Q. What are other related risks do insurance companies face with respect to privacy?

A. Most regulatory requirements related to privacy come with a set of penalties, and some carry very significant fines. That is certainly an incentive to maintain compliance with these regulations, but there are also other concerns. A company that has publicly disclosed a breach will usually suffer reputational damage that can impact market value. Companies that cannot prove compliance may have challenges securing adequate cyber insurance to help cover some of the costs of a privacy breach. You may also see that any competitive advantage you have is offset by having to explain poor compliance and incident response. So overall, the risks of not having a good privacy program can be very high.

Regardless of what region you operate in or the size of your organization, staying in compliance with data privacy laws will pay dividends for you and your clients. Not only will you avoid costly fines and sanctions, you will also demonstrate your commitment to protecting customers and their most valuable assets. And in building that trust with your customers, you establish a relationship that promotes loyalty and an overall more satisfied customer base.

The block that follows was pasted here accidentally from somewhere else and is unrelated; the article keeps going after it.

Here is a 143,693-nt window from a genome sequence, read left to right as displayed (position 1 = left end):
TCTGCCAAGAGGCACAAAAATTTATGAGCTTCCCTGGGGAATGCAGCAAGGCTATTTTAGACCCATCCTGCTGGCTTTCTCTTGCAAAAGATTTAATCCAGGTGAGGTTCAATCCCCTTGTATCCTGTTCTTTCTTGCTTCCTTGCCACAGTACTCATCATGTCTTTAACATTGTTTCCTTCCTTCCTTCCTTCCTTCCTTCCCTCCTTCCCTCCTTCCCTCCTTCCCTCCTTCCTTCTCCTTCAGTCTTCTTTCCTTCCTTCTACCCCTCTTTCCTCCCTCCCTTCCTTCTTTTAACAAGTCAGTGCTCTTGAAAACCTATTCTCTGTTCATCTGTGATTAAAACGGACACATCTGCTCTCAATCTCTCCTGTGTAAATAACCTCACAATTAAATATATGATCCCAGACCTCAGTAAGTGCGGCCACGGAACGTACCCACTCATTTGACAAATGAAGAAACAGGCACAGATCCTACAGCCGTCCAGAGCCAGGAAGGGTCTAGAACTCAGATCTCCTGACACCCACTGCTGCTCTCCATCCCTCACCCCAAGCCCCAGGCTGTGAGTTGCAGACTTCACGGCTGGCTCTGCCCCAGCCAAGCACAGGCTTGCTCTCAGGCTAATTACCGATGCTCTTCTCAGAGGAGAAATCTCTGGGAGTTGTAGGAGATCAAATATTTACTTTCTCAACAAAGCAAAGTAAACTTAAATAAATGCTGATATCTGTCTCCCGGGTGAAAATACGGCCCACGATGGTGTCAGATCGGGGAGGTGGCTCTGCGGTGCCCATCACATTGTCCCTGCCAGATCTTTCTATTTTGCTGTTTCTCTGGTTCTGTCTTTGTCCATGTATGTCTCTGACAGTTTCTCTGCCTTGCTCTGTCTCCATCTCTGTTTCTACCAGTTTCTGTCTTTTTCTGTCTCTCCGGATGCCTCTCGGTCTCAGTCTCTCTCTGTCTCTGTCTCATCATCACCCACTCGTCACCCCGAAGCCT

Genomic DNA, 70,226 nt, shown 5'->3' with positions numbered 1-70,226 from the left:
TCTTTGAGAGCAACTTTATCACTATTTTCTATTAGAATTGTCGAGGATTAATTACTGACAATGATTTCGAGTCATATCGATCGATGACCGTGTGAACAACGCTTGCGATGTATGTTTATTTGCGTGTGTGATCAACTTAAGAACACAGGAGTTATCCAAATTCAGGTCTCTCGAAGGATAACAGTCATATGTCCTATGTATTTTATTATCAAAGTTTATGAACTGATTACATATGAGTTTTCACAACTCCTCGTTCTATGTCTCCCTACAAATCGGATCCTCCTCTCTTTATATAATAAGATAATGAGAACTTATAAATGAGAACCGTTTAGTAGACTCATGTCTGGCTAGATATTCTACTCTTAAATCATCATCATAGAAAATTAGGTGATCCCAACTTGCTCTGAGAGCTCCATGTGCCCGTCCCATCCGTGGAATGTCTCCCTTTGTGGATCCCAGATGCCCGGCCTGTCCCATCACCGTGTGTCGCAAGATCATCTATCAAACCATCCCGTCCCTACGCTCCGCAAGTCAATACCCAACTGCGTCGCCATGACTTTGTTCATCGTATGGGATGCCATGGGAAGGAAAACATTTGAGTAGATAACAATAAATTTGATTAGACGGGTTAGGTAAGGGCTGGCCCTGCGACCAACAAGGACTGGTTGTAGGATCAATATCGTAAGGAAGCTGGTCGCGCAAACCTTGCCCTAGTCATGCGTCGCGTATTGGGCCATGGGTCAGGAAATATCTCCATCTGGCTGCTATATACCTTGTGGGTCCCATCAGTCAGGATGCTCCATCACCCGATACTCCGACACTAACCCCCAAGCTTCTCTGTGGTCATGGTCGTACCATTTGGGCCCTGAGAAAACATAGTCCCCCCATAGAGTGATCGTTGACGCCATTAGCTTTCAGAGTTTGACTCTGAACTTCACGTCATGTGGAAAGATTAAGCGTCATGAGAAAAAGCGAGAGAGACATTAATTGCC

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John Germain
As Duck Creek’s chief information security officer (CISO), John Germain is accountable for the strategy, direction, and management of the company’s overall security program and capabilities, including those of Duck Creek’s OnDemand services. John brings more than 15 years of experience as an information security professional to Duck Creek, and more than 25 total in IT. He has a strong background building and managing IT security programs for large, global organizations and is a well-respected leader in the community, having been named both a Top 100 CISO and a Top 25 Breakaway CISO Leader. Prior to Duck Creek, John was both CISO and vice president of IT infrastructure at a multi-billion-dollar global manufacturing company, where he spent nearly 20 years honing his skills in the defense sector, critical infrastructure, and most recently in commercial products and services. John is active in the information security community as a member of several professional governing bodies, and is a frequent speaker at events and conferences.